The Narendra Modi government recently suspended the Member of Parliament Local Area Development Scheme or MPLADS for two years in light of the coronavirus crisis and India-wide lockdown. This fund was launched to enable Members of Parliament aid developmental work in their respective constituencies and create durable community assets based on local needs.
In situations of natural calamities or emergencies, each Member of Parliament (MP) can sanction up to Rs 1 crore from MPLADS anywhere in India. To ensure that any exigencies emerging from the coronavirus pandemic were covered, a special circular was issued by the Modi government to enable MPs to “purchase…medical equipment costing not less than Rs 5 lakh…for Government Hospitals/Dispensaries”. This is how many MPs (including former Congress president Rahul Gandhi, who allocated Rs 2.66 crore for hospitals in his Wayanad constituency) were able to sanction ventilators, Protective Personal Equipment or PPE and other essential material to better arm frontline services. Juxtapose this to the Modi government’s response to the Covid-19 crisis, which has been episodic and lacklustre. Given this, it’s shocking that the NDA has curtailed MPLADS, which has been a vital lifeline to India’s frontline pandemic soldiers.
In suspending MPLADS, the Modi government has further centralised all powers to itself, which has grave implications for India’s democracy. This move has the effect of appropriating all welfare functions to the Executive, which undermines the particularist nature of our democracy.
India needs MPLADS
For decades, an MP’s job has been not just to legislate, but also to help their constituents navigate the state/administrative apparatus better and to deliver on essential public infrastructure. The latter is especially important because the last connection between the State and the people is the Block Development Officer (BDO), who on average has to cater to the needs of about 100 villages (with upwards of 65,000 people). Can one impersonal office (which villagers and even townsfolk avoid because of the officious manner in which they function) effectively cater to the minute needs of so many people? It is precisely because they cannot that the MPLADS became an alternative means to address localised concerns.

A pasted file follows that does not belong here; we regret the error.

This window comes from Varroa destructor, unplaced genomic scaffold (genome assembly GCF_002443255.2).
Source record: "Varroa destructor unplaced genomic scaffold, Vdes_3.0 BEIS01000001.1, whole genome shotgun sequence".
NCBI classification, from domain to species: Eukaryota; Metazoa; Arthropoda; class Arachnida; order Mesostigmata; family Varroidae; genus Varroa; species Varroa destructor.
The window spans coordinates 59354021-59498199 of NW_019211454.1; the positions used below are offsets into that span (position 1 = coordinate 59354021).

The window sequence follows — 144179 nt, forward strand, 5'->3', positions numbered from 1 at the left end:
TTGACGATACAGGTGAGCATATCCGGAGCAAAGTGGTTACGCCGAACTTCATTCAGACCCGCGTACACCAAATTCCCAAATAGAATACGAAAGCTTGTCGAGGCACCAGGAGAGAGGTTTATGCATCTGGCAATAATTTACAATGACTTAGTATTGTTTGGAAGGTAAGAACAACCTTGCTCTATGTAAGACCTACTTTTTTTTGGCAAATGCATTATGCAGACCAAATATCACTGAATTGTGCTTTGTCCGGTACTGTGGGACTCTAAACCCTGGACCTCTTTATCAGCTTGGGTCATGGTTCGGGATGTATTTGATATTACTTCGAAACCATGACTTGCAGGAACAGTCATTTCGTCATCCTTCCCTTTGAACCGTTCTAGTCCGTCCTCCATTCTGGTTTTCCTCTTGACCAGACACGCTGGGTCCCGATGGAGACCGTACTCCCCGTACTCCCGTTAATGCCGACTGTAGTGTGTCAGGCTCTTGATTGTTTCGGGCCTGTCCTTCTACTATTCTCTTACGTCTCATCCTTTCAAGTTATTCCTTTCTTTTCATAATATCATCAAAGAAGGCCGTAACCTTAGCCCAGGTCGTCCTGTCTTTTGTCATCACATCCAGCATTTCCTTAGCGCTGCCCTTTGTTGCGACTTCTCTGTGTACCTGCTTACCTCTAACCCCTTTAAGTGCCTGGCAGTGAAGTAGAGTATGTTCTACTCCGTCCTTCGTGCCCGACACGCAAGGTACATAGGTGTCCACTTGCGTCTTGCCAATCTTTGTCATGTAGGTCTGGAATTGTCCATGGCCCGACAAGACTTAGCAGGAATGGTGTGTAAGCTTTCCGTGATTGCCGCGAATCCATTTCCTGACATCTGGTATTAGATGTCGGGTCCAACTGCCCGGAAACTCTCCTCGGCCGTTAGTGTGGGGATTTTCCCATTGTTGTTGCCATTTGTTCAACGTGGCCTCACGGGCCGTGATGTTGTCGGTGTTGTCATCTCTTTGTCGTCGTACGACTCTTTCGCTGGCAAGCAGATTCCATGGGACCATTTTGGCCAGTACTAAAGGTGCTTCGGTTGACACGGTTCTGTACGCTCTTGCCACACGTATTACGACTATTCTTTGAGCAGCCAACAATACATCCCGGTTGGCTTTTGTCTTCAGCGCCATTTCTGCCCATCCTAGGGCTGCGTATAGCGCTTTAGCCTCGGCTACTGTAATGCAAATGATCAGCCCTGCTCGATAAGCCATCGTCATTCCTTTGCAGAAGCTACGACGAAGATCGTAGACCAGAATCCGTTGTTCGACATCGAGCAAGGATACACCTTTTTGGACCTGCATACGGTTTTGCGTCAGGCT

Experts-for-hire close to the ruling dispensation have cited a 2010 CAG report to show how district officials sanctioned work without recommendations from MPs, or did not maintain asset registers in 90 per cent of audited works, or MPs directly recommended an implementation agency, which is against the norms. Most of these highlight weaknesses in the State machinery. After all, MPs only have the power to recommend work and it is the district administration that sanctions and executes work. If robust mechanisms for monitoring and auditing were instituted by the Executive, such problems could have been nipped in the bud.
This is not to deny that there was corruption in MPLADS. However, every government scheme in India is plagued by rent-seeking behaviour and leakages.
MPLADS has built community assets
Singling out MPLADS makes no sense during the coronavirus crisis, especially given these facts:
— Despite its lacunae, the MPLADS had bipartisan support. When Prime Minister Narasimha Rao started it in 1993, only Rs 5 lakh were allocated per year to each MP. This was increased to Rs 1 crore later by the same government. It was NDA-I under PM Atal Bihari Vajpayee that increased it to Rs 2 crore. The UPA government under Manmohan Singh increased it to Rs 5 crore, while NDA-II under PM Modi continued it. Obviously, the feedback all these governments were consistently getting is that this scheme was working and needed enhancement. Given this, it makes no sense to curtail MPLADS, which functioned as a safety net that ordinary Indians had recourse to, especially when the State machinery was either absent or lethargic.